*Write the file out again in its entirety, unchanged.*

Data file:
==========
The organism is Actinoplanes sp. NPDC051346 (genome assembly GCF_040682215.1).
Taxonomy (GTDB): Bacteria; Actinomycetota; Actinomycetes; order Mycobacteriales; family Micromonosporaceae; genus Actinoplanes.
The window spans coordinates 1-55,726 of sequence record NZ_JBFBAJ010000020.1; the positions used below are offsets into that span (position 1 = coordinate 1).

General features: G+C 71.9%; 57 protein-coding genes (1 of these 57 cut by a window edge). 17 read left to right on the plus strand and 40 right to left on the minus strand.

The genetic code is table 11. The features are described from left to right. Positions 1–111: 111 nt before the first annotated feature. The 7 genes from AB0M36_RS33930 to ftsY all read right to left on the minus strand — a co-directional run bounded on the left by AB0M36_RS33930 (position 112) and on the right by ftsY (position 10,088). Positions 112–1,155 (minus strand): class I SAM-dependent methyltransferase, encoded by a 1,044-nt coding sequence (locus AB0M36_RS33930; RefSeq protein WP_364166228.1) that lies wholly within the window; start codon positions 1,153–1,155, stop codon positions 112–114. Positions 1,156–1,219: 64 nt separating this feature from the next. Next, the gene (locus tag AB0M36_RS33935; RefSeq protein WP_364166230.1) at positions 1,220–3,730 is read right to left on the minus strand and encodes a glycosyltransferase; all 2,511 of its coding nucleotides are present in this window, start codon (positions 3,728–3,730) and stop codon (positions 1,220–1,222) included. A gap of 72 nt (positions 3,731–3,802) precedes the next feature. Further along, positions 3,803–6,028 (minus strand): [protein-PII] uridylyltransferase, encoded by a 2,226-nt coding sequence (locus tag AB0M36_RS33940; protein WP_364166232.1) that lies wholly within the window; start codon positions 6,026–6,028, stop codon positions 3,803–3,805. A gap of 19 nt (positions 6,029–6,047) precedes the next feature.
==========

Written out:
The organism is Actinoplanes sp. NPDC051346 (genome assembly GCF_040682215.1).
Taxonomy (GTDB): Bacteria; Actinomycetota; Actinomycetes; order Mycobacteriales; family Micromonosporaceae; genus Actinoplanes.
The window spans coordinates 1-55,726 of sequence record NZ_JBFBAJ010000020.1; the positions used below are offsets into that span (position 1 = coordinate 1).

General features: G+C 71.9%; 57 protein-coding genes (1 of these 57 cut by a window edge). 17 read left to right on the plus strand and 40 right to left on the minus strand.

The genetic code is table 11. The features are described from left to right. Positions 1–111: 111 nt before the first annotated feature. The 7 genes from AB0M36_RS33930 to ftsY all read right to left on the minus strand — a co-directional run bounded on the left by AB0M36_RS33930 (position 112) and on the right by ftsY (position 10,088). Positions 112–1,155 (minus strand): class I SAM-dependent methyltransferase, encoded by a 1,044-nt coding sequence (locus AB0M36_RS33930; RefSeq protein WP_364166228.1) that lies wholly within the window; start codon positions 1,153–1,155, stop codon positions 112–114. Positions 1,156–1,219: 64 nt separating this feature from the next. Next, the gene (locus tag AB0M36_RS33935; RefSeq protein WP_364166230.1) at positions 1,220–3,730 is read right to left on the minus strand and encodes a glycosyltransferase; all 2,511 of its coding nucleotides are present in this window, start codon (positions 3,728–3,730) and stop codon (positions 1,220–1,222) included. A gap of 72 nt (positions 3,731–3,802) precedes the next feature. Further along, positions 3,803–6,028 (minus strand): [protein-PII] uridylyltransferase, encoded by a 2,226-nt coding sequence (locus tag AB0M36_RS33940; protein WP_364166232.1) that lies wholly within the window; start codon positions 6,026–6,028, stop codon positions 3,803–3,805. A gap of 19 nt (positions 6,029–6,047) precedes the next feature.